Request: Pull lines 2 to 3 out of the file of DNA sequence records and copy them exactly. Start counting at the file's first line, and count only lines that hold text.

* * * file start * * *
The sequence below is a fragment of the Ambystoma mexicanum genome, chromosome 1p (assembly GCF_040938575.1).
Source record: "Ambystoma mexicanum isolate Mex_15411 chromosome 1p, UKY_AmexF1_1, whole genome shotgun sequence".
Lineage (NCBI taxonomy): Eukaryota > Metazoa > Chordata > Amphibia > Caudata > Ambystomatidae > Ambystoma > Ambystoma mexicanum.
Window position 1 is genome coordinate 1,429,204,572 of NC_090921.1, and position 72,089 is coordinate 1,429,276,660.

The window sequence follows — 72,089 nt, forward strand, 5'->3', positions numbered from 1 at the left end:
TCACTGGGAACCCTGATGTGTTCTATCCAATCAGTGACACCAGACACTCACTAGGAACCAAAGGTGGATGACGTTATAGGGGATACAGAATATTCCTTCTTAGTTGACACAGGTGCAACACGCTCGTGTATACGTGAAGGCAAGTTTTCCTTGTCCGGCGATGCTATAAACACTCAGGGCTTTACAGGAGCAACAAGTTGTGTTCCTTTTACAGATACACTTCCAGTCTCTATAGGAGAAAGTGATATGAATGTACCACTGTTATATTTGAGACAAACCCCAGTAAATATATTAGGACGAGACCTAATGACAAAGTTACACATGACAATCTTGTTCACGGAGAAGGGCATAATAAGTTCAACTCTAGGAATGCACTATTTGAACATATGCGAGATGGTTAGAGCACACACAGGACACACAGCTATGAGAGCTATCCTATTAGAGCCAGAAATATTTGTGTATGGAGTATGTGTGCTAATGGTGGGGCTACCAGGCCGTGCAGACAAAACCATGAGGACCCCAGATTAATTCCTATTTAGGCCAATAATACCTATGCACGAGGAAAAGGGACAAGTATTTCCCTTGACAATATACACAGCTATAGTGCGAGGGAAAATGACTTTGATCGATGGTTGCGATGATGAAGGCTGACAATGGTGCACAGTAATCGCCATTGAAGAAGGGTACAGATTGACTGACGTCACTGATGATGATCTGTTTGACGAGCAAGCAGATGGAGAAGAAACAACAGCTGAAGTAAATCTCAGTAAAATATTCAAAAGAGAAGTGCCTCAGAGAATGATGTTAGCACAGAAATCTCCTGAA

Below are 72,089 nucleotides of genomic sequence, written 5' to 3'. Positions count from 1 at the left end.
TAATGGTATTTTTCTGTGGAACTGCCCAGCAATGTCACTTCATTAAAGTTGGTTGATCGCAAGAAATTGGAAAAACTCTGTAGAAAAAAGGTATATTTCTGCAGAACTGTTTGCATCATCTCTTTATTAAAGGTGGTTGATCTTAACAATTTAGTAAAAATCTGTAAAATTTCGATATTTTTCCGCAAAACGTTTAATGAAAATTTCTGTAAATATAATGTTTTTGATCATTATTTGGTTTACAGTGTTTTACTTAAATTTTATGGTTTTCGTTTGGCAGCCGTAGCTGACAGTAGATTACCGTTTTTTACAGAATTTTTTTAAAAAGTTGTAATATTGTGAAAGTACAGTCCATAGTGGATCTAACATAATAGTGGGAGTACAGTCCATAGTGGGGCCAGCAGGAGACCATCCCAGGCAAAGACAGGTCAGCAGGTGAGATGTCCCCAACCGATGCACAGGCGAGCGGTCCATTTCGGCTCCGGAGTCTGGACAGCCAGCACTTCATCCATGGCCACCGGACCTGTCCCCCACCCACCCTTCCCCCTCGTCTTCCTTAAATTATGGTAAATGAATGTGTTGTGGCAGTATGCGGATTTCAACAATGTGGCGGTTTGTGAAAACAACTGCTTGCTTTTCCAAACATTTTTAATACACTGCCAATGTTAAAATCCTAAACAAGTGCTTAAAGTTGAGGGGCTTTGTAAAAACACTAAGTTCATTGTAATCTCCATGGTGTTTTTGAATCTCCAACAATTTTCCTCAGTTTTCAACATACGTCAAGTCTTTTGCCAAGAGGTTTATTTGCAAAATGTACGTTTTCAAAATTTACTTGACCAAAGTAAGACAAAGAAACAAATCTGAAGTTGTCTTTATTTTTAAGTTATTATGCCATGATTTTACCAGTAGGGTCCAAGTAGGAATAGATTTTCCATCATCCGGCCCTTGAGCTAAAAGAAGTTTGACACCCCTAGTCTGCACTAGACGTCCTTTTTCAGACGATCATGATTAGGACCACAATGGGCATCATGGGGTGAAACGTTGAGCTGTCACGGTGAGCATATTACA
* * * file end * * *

Source record: "Ambystoma mexicanum isolate Mex_15411 chromosome 1p, UKY_AmexF1_1, whole genome shotgun sequence".
Lineage (NCBI taxonomy): Eukaryota > Metazoa > Chordata > Amphibia > Caudata > Ambystomatidae > Ambystoma > Ambystoma mexicanum.